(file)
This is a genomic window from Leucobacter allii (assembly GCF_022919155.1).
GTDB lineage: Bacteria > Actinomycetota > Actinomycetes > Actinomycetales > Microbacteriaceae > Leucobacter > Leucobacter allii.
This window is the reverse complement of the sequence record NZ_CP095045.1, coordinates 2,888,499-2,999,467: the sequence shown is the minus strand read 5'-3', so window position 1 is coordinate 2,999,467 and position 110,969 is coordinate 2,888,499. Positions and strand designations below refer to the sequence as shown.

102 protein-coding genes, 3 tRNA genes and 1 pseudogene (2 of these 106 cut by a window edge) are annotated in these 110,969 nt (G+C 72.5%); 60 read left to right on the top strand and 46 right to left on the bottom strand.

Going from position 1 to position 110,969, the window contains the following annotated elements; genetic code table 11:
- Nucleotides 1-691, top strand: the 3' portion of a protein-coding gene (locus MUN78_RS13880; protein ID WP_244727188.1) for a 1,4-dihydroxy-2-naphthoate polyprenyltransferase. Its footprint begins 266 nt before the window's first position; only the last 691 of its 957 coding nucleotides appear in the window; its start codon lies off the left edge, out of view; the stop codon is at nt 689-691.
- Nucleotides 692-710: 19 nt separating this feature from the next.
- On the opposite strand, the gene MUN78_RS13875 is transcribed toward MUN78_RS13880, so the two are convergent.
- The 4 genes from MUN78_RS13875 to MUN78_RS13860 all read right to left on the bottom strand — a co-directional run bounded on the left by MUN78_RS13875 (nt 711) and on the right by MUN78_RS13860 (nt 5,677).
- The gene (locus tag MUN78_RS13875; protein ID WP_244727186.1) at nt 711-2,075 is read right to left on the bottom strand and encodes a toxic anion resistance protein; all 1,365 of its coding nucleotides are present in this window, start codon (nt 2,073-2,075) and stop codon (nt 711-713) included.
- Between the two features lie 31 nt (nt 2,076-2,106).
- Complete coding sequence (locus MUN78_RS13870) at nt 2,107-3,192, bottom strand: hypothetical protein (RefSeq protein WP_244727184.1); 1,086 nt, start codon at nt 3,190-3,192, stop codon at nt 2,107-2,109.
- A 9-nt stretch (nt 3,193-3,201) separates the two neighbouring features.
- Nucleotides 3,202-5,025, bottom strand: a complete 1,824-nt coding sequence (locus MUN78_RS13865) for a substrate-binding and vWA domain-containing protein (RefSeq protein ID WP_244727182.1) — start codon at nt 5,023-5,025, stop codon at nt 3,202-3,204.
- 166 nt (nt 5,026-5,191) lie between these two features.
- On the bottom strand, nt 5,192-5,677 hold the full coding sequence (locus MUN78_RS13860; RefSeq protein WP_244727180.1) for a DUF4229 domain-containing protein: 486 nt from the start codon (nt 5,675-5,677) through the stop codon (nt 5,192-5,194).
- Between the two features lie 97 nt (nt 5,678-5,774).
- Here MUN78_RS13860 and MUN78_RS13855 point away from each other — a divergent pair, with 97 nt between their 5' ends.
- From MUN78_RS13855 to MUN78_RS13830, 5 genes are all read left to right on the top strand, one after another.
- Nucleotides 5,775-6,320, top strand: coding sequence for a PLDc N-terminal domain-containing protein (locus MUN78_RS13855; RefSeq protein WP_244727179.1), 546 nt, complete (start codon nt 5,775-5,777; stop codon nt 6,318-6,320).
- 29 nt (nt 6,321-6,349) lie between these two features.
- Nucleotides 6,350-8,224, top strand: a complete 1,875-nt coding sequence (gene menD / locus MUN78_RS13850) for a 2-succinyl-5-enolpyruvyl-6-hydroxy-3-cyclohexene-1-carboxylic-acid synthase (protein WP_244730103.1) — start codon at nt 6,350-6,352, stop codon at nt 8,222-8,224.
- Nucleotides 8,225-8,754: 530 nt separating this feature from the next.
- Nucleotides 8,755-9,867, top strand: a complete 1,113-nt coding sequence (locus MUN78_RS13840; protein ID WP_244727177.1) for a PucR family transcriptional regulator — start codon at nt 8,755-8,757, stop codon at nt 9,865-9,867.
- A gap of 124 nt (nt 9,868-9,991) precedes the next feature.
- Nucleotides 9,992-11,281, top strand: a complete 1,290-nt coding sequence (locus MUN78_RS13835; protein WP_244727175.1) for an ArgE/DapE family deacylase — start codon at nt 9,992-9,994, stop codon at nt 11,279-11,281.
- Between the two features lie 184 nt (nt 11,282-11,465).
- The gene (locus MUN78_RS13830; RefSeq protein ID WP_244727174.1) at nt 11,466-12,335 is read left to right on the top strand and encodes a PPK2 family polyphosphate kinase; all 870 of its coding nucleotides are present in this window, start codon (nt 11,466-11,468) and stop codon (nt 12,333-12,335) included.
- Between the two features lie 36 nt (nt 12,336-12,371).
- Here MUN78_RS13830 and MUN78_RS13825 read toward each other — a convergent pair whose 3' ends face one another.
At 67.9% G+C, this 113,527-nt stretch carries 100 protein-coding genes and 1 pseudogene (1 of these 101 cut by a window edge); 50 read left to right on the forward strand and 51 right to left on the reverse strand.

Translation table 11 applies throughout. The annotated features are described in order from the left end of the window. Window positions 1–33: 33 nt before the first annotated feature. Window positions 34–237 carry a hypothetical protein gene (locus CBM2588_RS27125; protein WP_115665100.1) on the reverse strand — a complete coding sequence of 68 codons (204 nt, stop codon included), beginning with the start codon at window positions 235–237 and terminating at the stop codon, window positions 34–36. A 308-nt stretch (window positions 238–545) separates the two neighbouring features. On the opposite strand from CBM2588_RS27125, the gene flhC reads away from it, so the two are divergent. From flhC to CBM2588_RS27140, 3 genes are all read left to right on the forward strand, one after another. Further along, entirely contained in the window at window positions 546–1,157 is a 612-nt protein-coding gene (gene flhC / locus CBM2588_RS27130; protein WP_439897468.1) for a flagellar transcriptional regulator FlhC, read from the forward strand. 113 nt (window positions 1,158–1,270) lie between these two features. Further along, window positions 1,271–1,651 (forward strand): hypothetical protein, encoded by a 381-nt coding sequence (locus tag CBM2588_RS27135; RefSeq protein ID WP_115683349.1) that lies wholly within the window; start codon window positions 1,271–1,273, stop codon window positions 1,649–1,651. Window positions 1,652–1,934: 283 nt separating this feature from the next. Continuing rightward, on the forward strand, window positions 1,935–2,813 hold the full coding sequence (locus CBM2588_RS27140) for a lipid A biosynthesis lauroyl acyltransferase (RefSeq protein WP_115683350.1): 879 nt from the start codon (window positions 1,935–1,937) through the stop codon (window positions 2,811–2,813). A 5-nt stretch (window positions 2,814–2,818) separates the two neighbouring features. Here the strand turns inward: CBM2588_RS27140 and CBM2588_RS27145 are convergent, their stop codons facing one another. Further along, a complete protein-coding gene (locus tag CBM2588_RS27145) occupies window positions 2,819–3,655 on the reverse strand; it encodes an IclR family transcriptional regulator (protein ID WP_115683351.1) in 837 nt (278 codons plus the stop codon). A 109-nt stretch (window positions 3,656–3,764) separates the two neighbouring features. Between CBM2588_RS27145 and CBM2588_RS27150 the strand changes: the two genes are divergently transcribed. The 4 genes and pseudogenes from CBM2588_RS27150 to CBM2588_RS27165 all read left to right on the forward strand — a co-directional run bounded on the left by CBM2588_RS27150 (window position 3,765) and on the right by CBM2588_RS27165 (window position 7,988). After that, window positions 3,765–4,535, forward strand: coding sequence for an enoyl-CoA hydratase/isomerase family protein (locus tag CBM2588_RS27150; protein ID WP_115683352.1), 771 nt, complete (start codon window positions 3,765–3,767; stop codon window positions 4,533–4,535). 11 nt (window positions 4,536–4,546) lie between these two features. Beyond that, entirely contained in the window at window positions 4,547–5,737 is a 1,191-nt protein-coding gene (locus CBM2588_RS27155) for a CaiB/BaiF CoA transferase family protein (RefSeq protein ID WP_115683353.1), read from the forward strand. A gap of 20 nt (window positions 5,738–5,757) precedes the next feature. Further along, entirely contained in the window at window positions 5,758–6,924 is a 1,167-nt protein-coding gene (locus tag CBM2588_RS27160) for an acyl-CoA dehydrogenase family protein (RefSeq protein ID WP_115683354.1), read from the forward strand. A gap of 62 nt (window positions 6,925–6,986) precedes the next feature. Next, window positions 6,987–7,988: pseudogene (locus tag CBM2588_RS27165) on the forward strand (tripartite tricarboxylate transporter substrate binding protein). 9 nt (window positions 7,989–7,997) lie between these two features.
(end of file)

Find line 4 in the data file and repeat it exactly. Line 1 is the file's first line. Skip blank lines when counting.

102 protein-coding genes, 3 tRNA genes and 1 pseudogene (2 of these 106 cut by a window edge) are annotated in these 110,969 nt (G+C 72.5%); 60 read left to right on the top strand and 46 right to left on the bottom strand.